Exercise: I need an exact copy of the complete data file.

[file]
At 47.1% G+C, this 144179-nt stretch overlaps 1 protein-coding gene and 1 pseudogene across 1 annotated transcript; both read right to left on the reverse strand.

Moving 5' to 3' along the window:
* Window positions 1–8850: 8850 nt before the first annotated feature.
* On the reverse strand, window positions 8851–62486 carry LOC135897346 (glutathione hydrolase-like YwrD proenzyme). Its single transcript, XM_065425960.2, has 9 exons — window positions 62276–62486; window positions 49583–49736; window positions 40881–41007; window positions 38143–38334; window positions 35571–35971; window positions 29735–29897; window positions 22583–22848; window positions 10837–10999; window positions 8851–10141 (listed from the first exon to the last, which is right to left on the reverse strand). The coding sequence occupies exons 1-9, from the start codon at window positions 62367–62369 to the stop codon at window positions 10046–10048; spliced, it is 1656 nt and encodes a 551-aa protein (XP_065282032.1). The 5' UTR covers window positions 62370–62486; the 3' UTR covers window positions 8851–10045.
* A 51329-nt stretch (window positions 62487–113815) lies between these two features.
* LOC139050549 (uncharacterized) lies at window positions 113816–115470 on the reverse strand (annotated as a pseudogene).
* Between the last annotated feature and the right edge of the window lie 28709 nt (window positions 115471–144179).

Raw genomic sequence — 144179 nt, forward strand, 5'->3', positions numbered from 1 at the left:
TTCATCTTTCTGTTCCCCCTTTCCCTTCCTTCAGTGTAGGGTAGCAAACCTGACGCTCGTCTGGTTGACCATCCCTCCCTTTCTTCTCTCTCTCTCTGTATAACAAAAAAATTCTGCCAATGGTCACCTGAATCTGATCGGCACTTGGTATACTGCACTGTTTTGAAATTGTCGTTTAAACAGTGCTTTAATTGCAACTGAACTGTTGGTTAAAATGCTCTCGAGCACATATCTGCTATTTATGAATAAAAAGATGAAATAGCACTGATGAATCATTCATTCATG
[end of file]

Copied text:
At 47.1% G+C, this 144179-nt stretch overlaps 1 protein-coding gene and 1 pseudogene across 1 annotated transcript; both read right to left on the reverse strand.

Moving 5' to 3' along the window:
* Window positions 1–8850: 8850 nt before the first annotated feature.
* On the reverse strand, window positions 8851–62486 carry LOC135897346 (glutathione hydrolase-like YwrD proenzyme). Its single transcript, XM_065425960.2, has 9 exons — window positions 62276–62486; window positions 49583–49736; window positions 40881–41007; window positions 38143–38334; window positions 35571–35971; window positions 29735–29897; window positions 22583–22848; window positions 10837–10999; window positions 8851–10141 (listed from the first exon to the last, which is right to left on the reverse strand). The coding sequence occupies exons 1-9, from the start codon at window positions 62367–62369 to the stop codon at window positions 10046–10048; spliced, it is 1656 nt and encodes a 551-aa protein (XP_065282032.1). The 5' UTR covers window positions 62370–62486; the 3' UTR covers window positions 8851–10045.
* A 51329-nt stretch (window positions 62487–113815) lies between these two features.
* LOC139050549 (uncharacterized) lies at window positions 113816–115470 on the reverse strand (annotated as a pseudogene).
* Between the last annotated feature and the right edge of the window lie 28709 nt (window positions 115471–144179).

Raw genomic sequence — 144179 nt, forward strand, 5'->3', positions numbered from 1 at the left:
TTCATCTTTCTGTTCCCCCTTTCCCTTCCTTCAGTGTAGGGTAGCAAACCTGACGCTCGTCTGGTTGACCATCCCTCCCTTTCTTCTCTCTCTCTCTGTATAACAAAAAAATTCTGCCAATGGTCACCTGAATCTGATCGGCACTTGGTATACTGCACTGTTTTGAAATTGTCGTTTAAACAGTGCTTTAATTGCAACTGAACTGTTGGTTAAAATGCTCTCGAGCACATATCTGCTATTTATGAATAAAAAGATGAAATAGCACTGATGAATCATTCATTCATG